Electrospinning of Nanofibers: Reinventing the Wheel?


  • This work has been supported in part by AFOSR through the MURI (awarded to the University of Washington) and DURINT (awarded to SUNY Buffalo) programs, a Career Award from the NSF (DMR-9983893), and a research fellowship from the David and Lucile Packard Foundation. Y.X. is a Camille Dreyfus Teacher Scholar (2002) and an Alfred P. Sloan Research Fellow (2000). We thank Jesse McCann for his critical reading and correction of this manuscript.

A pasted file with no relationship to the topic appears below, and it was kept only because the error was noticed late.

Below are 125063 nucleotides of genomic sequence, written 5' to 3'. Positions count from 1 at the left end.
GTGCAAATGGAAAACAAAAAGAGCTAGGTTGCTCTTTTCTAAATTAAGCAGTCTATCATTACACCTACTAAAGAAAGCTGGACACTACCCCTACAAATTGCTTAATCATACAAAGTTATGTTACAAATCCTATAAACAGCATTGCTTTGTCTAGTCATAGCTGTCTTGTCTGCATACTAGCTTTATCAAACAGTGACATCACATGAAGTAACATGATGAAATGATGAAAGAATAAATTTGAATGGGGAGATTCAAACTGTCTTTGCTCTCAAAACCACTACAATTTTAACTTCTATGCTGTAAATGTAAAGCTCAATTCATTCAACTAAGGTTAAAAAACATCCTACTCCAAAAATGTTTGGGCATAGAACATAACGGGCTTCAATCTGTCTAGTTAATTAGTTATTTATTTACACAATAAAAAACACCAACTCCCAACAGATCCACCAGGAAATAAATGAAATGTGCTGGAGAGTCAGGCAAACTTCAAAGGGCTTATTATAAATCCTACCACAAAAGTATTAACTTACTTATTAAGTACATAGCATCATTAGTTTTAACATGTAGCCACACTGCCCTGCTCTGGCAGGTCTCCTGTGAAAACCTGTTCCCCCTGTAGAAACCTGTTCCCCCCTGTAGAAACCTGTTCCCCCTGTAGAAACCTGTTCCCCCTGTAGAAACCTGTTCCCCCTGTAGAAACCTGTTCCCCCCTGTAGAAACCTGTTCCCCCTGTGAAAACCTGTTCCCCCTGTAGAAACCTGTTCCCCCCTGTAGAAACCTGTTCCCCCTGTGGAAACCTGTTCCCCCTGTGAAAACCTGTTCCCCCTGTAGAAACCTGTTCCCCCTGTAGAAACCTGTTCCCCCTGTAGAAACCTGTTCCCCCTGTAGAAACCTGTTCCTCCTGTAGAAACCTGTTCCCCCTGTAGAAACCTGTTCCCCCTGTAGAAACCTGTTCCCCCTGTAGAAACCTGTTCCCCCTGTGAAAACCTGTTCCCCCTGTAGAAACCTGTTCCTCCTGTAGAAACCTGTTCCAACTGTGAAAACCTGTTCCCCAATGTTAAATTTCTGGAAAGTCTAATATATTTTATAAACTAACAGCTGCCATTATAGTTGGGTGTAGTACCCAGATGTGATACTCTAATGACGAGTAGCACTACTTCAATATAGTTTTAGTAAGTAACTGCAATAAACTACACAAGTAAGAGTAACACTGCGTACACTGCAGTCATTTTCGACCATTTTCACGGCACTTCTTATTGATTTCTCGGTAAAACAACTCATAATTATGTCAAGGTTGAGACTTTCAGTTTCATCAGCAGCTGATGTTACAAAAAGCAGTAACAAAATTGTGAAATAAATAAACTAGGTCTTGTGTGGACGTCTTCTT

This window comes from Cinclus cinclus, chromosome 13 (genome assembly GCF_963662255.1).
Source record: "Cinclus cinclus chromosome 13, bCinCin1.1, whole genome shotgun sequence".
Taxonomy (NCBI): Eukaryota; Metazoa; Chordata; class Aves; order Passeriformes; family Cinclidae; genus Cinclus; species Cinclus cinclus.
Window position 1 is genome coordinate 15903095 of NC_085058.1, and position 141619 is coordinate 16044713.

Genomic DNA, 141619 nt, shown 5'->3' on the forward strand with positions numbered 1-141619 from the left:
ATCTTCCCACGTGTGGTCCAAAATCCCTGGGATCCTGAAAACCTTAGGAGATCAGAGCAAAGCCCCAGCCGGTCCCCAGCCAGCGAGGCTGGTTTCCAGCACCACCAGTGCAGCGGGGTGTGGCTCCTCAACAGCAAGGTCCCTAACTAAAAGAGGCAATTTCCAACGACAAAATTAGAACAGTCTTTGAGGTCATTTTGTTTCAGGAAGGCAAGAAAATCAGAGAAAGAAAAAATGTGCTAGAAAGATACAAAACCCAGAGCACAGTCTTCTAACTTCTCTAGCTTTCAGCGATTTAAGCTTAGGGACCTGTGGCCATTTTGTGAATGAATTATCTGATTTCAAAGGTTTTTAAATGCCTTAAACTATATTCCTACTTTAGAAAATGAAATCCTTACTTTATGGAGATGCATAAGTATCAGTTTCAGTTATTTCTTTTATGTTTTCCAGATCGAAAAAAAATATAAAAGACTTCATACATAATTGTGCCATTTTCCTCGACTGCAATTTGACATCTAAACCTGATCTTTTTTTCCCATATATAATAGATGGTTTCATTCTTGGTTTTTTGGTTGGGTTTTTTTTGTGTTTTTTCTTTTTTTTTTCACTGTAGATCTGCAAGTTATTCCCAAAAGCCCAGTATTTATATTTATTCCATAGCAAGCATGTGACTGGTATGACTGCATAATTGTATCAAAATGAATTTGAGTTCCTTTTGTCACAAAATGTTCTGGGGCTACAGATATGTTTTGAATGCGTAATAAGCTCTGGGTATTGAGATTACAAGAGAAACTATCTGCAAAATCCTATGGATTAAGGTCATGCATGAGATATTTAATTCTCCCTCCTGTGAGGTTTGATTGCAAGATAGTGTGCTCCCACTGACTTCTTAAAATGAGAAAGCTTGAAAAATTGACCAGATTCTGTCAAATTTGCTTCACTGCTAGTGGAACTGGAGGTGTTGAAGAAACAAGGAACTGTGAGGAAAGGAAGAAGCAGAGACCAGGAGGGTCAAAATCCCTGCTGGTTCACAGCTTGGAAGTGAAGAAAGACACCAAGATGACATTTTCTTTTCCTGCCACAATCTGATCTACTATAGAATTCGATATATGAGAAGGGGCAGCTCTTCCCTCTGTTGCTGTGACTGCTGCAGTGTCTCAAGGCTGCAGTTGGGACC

Electrospinning provides a simple and versatile method for generating ultrathin fibers from a rich variety of materials that include polymers, composites, and ceramics. This article presents an overview of this technique, with focus on progress achieved in the last three years. After a brief description of the setups for electrospinning, we choose to concentrate on the mechanisms and theoretical models that have been developed for electrospinning, as well as the ability to control the diameter, morphology, composition, secondary structure, and spatial alignment of electrospun nanofibers. In addition, we highlight some potential applications associated with the remarkable features of electrospun nanofibers. Our discussion is concluded with some personal perspectives on the future directions in which this wonderful technique could be pursued.